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Let $F$ be a field. Then the field of rational fractions over $F$ in indeterminates $x_1,...,x_n$, denoted by $F(x_1,...,x_n)$, is the field of fractions of the polynomial ring $F[x_1,...,x_n]$.

P.A.Grillet ("Abstract Algebra") defines a valuation of a rational fraction $f(x_1,...,x_n)/g(x_1,...,x_n)$ at $(a_1,...,a_n) \in F^n$ as $f(a_1,...,a_n)g(a_1,...,a_n)^{-1}$, but he says it is only defined if $g(a_1,...,a_n) \neq 0$ and in this case it invariant under the change of the representative of the equivalence class which is the rational fraction. Concretely, if $f_1(x_1,...,x_n), f_2(x_1,...,x_n), g_1(x_1,...,x_n), g_2(x_1,...,x_n)$ are polynomials over $F$ so that $g_1$ and $g_2$ are nonzero and $f_1(x_1,...,x_n)g_2(x_1,...,x_n) = f_2(x_1,...,x_n)g_1(x_1,...,x_n)$, then $f_1(a_1,...,a_n)g_1(a_1,...,a_n)^{-1} = f_2(a_1,...,a_n)g_2(a_1,...,a_n)^{-1}$.

I understand why $f_1(a_1,...,a_n)g_1(a_1,...,a_n)^{-1} = f_2(a_1,...,a_n)g_2(a_1,...,a_n)^{-1}$ if $g_1(a_1,...,a_n), g_2(a_1,...,a_n) \neq 0$ and $f_1(x_1,...,x_n)g_2(x_1,...,x_n) = f_2(x_1,...,x_n)g_1(x_1,...,x_n)$ (it follows directly from the fact that evaluation $F[x_1,...,x_n]\to F$ at $(r_1,...,r_n)$ is a homomorphism of rings.

What I don't understand if why we necessarily have $g_2(a_1,...,a_n) \neq 0$ if $g_1(a_1,...,a_n) \neq 0$ and $f_1(x_1,...,x_n)g_2(x_1,...,x_n) = f_2(x_1,...,x_n)g_1(x_1,...,x_n)$. Indeed, if $g_1(a_1,...,a_n) \neq 0$ it is possible that $g_2(a_1,...,a_n) = 0$ together with $f_2(a_1,...,a_n) = 0$.

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What I don't understand if why we necessarily have $g_2(a_1,...,a_n) \neq 0$ if $g_1(a_1,...,a_n) \neq 0$ and $f_1(x_1,...,x_n)g_2(x_1,...,x_n) = f_2(x_1,...,x_n)g_1(x_1,...,x_n)$.

No, that's not true, so there's no way to prove it. To see this, take a particular example.

Let $g_1(x) = x+8964$, $g_2(x) = (x+8964)(x + 1997)$, $f_1(x) = x+1$, $f_2(x) = (x+1)(x + 1997)$. It's easy to see that $f_1(x)g_2(x) = f_2(x)g_1(x)$ and $g_1(-1997) \ne 0$, but $g_2(-1997) = 0$.

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  • $\begingroup$ Hmm, I suspected this may be a case. Does this mean that the evaluation of rational fractions is not well-defined and useless? $\endgroup$ – Jxt921 Mar 4 at 10:04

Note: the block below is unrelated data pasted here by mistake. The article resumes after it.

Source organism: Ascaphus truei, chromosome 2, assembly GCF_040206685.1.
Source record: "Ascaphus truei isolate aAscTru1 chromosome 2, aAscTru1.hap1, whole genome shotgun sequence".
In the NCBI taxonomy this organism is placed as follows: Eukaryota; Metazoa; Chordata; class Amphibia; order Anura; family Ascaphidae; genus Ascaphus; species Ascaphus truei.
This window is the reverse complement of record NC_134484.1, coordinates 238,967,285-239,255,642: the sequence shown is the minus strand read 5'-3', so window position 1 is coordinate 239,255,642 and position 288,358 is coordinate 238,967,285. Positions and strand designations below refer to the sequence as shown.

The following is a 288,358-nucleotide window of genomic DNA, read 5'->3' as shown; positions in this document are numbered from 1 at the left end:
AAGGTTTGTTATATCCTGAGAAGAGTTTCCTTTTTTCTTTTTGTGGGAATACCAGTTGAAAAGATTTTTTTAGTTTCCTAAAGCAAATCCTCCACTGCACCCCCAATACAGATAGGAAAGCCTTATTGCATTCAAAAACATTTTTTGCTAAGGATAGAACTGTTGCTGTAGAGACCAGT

• $\begingroup$ @Jxt921 No, the definition is good. You simply need $g_2(a)^{-1} \ne 0$ when you write $f_1(a_1,...,a_n)g_1(a_1,...,a_n)^{-1} = f_2(a_1,...,a_n)g_2(a_1,...,a_n)^{-1}$. $\endgroup$ – GNUSupporter 8964民主女神 地下教會 Mar 4 at 10:07
  • $\begingroup$ @Jxt921 I mean you only need to include $g_i(a_1,\dots,a_n) \ne 0$, $i = 1,2$ into the assumptions of the definition. $\endgroup$ – GNUSupporter 8964民主女神 地下教會 Mar 4 at 10:17
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Well, consider the general construction of the field of fractions from an integral domain $R$.

For this, one defines an equivalence relation on $R\times (R\setminus\{0\})$: $(a,b) \equiv (c,d)$ if $ad=bc$. The equivalence classes are written as fractions: $a/b := \{(c,d)\mid (a,b)\equiv (c,d)\}$. On the quotient set $K =\{a/b\mid a,b\in R,b\ne 0\}$ define addition and multiplication as usual. In this way, $K$ becomes a field and $R\rightarrow K:r\mapsto r/1$ is an embedding (ring monomorphism).

The construction shows that for the fractions $a/b$ one has $b\ne 0$ by definition.

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  • $\begingroup$ OP is not sure about the possibility that $b \in R \setminus \{0\}$ is mapped to $0_R$ by an evaluation homomorphism $g_2(a_1,\dots,a_n)$ for some polynomial $g_2$ and $a_1,\dots,a_n \in K$. How does your answer address that? $\endgroup$ – GNUSupporter 8964民主女神 地下教會 Mar 4 at 10:12

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